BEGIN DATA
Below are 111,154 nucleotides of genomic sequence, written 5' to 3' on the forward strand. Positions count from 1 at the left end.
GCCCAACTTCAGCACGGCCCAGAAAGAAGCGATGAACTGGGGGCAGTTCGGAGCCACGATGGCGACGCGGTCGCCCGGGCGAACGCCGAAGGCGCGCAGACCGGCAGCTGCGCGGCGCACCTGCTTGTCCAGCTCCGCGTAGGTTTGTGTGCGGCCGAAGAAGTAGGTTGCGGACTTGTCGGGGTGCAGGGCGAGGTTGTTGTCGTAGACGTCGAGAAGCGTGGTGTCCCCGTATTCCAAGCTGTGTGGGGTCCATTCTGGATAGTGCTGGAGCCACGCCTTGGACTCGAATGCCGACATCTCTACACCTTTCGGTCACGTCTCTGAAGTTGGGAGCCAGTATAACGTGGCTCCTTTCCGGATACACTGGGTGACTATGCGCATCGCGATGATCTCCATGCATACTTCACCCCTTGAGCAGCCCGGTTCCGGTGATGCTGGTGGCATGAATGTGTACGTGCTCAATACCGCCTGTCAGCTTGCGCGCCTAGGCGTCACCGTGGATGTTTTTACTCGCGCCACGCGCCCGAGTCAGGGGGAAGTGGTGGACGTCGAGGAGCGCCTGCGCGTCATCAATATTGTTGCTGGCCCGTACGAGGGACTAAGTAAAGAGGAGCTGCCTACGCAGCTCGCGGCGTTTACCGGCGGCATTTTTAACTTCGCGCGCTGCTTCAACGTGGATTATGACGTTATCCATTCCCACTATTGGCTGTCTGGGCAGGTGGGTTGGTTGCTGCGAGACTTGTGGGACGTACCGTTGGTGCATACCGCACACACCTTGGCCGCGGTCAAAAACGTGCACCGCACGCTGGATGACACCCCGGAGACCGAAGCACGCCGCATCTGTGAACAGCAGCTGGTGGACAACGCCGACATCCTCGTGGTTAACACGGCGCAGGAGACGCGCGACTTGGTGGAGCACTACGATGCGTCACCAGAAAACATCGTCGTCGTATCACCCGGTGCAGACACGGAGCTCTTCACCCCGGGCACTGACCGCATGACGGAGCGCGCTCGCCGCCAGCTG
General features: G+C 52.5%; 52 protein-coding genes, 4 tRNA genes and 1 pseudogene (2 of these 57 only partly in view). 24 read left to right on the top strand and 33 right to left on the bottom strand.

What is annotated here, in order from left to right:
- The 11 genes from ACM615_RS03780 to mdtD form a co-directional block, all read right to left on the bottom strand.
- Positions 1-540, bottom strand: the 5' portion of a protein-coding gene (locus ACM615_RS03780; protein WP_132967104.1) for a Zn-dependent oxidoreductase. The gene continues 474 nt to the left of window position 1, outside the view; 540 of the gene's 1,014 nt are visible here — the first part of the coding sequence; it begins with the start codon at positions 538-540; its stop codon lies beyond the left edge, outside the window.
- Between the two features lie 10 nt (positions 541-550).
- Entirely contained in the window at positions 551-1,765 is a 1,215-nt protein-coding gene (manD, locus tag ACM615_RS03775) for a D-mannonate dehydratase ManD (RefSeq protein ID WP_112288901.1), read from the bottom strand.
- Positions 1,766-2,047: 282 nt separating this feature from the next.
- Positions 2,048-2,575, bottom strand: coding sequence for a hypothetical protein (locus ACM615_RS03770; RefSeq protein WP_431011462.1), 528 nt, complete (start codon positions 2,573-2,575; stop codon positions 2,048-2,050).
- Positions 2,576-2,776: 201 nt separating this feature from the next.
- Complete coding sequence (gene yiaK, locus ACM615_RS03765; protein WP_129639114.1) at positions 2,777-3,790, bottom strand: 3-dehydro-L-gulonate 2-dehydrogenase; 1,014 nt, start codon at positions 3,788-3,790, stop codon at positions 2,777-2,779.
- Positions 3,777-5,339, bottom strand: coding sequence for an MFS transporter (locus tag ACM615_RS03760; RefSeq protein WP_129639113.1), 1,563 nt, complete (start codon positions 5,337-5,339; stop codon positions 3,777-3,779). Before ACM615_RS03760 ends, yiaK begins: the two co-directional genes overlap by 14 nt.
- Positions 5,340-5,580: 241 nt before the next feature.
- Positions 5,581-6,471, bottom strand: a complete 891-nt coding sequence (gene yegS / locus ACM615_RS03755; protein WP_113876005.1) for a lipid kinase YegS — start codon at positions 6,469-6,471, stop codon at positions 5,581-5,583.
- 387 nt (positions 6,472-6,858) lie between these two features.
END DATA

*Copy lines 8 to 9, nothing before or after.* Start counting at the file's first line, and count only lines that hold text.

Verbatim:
- Entirely contained in the window at positions 551-1,765 is a 1,215-nt protein-coding gene (manD, locus tag ACM615_RS03775) for a D-mannonate dehydratase ManD (RefSeq protein ID WP_112288901.1), read from the bottom strand.
- Positions 1,766-2,047: 282 nt separating this feature from the next.